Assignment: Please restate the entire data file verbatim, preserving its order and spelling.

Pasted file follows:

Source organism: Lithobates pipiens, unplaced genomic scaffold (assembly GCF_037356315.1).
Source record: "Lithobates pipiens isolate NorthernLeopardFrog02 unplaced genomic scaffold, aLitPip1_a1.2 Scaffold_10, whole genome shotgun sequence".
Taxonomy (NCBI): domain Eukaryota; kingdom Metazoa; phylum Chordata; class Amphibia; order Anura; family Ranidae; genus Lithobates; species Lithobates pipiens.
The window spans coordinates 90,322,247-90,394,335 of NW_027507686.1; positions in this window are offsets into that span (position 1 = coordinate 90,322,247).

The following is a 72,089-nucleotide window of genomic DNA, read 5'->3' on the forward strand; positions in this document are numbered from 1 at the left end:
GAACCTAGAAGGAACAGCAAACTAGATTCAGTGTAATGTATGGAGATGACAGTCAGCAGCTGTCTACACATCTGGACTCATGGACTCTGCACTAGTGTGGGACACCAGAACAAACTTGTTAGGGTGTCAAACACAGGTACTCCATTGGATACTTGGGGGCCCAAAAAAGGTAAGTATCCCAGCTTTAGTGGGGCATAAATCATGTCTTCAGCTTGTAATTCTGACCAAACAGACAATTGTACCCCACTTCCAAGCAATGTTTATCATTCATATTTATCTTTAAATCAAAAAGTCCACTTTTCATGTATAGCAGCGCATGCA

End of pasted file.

Source organism: Lithobates pipiens, unplaced genomic scaffold (assembly GCF_037356315.1).
Source record: "Lithobates pipiens isolate NorthernLeopardFrog02 unplaced genomic scaffold, aLitPip1_a1.2 Scaffold_10, whole genome shotgun sequence".
Taxonomy (NCBI): domain Eukaryota; kingdom Metazoa; phylum Chordata; class Amphibia; order Anura; family Ranidae; genus Lithobates; species Lithobates pipiens.
The window spans coordinates 90,322,247-90,394,335 of NW_027507686.1; positions in this window are offsets into that span (position 1 = coordinate 90,322,247).

The following is a 72,089-nucleotide window of genomic DNA, read 5'->3' on the forward strand; positions in this document are numbered from 1 at the left end:
GAACCTAGAAGGAACAGCAAACTAGATTCAGTGTAATGTATGGAGATGACAGTCAGCAGCTGTCTACACATCTGGACTCATGGACTCTGCACTAGTGTGGGACACCAGAACAAACTTGTTAGGGTGTCAAACACAGGTACTCCATTGGATACTTGGGGGCCCAAAAAAGGTAAGTATCCCAGCTTTAGTGGGGCATAAATCATGTCTTCAGCTTGTAATTCTGACCAAACAGACAATTGTACCCCACTTCCAAGCAATGTTTATCATTCATATTTATCTTTAAATCAAAAAGTCCACTTTTCATGTATAGCAGCGCATGCA